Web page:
Board Must Deal With Hot And Cold Issue

The Toronto Star − Condo Living Section
Condo Living sent the following question to Shlomo Sharon, President, Taft Forward Property Management Group


I live in a condo in which the air conditioning and heat is provided through one central system.

I cannot get the building to turn on the air conditioning in the spring, as they say they have to provide heat by law to a certain point in the year. The building faces north and south and, unfortunately, I'm on the south side so I end up sweltering each spring.

Is there anything I can do about this? I like the location of the building but I really find the way it is run to be very poor. My experience here has been pretty dismal.

I really am not sure why I own as I feel I would have more input if I rented.

I'm just not sure what rights, if any, I have or how to find about those rights.

Although I've written the property manager and the board of directors, I've had poor feedback from the property manager and none from the board.


I sympathize with your predicament. However, when you live in a condominium with a central HVAC (heating, ventilation and air conditioning) system, you are not in control of the heating and cooling in your unit.

Your board of directors in consultation with property management, will determine what the temperature should be and at what point in the season the heating or air-conditioning should be turned on.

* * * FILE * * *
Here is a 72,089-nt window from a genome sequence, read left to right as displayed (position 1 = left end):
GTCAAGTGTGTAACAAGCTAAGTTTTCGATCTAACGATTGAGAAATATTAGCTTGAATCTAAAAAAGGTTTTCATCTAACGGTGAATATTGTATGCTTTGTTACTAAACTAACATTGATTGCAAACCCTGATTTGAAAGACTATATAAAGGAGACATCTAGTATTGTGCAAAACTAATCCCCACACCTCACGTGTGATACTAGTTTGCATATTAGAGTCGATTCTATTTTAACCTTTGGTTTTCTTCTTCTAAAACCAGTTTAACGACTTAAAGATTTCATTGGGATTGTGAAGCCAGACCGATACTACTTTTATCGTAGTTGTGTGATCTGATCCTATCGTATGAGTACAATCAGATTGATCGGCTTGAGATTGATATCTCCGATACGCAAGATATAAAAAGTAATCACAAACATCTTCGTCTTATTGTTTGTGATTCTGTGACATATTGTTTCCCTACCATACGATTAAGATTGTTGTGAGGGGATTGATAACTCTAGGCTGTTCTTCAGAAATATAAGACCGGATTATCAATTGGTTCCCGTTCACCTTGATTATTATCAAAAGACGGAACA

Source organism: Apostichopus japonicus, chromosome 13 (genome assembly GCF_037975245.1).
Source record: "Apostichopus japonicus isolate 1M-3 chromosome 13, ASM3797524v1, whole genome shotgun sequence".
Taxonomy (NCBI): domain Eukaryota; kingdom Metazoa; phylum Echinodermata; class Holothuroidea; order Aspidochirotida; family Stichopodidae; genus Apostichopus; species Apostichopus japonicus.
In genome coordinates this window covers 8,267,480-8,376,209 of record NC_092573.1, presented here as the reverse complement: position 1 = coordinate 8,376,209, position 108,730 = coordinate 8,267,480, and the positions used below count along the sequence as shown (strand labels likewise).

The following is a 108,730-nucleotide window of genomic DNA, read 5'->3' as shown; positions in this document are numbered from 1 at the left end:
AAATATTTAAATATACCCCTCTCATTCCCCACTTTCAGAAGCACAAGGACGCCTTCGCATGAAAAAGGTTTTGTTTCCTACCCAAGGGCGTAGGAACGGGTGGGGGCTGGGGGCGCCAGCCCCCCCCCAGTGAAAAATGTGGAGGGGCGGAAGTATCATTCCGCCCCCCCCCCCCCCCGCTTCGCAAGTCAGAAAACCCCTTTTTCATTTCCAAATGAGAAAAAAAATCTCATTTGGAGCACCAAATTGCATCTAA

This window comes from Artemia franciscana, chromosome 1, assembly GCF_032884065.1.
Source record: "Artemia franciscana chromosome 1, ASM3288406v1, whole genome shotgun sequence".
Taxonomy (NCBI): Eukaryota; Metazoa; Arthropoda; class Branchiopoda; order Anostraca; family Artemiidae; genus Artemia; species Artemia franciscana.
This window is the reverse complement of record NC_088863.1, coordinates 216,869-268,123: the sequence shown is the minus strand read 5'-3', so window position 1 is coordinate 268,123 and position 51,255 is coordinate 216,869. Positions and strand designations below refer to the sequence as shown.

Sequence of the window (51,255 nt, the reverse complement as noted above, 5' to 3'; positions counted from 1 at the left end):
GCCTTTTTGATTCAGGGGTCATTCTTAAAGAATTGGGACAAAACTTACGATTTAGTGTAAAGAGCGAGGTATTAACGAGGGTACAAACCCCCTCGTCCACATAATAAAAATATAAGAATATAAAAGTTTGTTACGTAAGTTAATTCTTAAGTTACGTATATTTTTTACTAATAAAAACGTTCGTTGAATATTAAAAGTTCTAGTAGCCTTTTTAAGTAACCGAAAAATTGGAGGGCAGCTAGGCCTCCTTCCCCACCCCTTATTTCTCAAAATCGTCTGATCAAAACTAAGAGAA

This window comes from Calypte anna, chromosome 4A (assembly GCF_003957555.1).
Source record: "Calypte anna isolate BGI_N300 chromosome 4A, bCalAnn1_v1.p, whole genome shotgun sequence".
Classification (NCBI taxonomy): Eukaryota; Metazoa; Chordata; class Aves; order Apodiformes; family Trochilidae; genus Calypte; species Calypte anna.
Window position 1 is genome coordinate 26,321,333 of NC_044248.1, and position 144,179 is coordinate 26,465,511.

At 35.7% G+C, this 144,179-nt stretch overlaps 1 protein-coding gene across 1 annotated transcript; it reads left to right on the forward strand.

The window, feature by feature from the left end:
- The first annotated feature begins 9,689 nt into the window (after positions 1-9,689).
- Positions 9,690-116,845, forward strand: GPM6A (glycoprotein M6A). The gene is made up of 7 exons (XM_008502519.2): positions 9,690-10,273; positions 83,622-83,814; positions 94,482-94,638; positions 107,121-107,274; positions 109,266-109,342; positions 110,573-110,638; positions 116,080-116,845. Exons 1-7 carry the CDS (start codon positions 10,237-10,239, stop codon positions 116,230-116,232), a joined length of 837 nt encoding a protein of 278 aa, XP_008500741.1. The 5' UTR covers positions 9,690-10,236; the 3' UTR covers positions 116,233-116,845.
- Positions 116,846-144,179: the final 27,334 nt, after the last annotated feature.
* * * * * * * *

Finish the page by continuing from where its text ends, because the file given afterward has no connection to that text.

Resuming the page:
This may be based on the municipal standards set for rental accommodation.

The board of directors has the responsibility to balance the needs of the condominium as a whole and the needs of individual owners.

I always maintain that living in a condominium can be satisfying if everyone can communicate with each other and be considerate.

You should however, express your concerns in writing to the board and management. If the board receives many complains from the residents, they may consider changes.

You may also want to meet with the board and management directly, perhaps at the next board meeting.

This may give you an opportunity to explain the situation.

If you are still unsatisfied with their reply, you are permitted to requisition an owners meeting to discuss this issue, as long as you meet the requirements of the Condominium Act to do so.

This may give other owners an opportunity to express their concerns.

In the interim, a practical solution would be to start closing your blinds or window coverings to reduce the direct light coming in.

Quick Contact

Taft Management and Forward Property Management Group

250 Davisville Avenue
Suite 108
Toronto, Ontario
M4S 1H2 Canada
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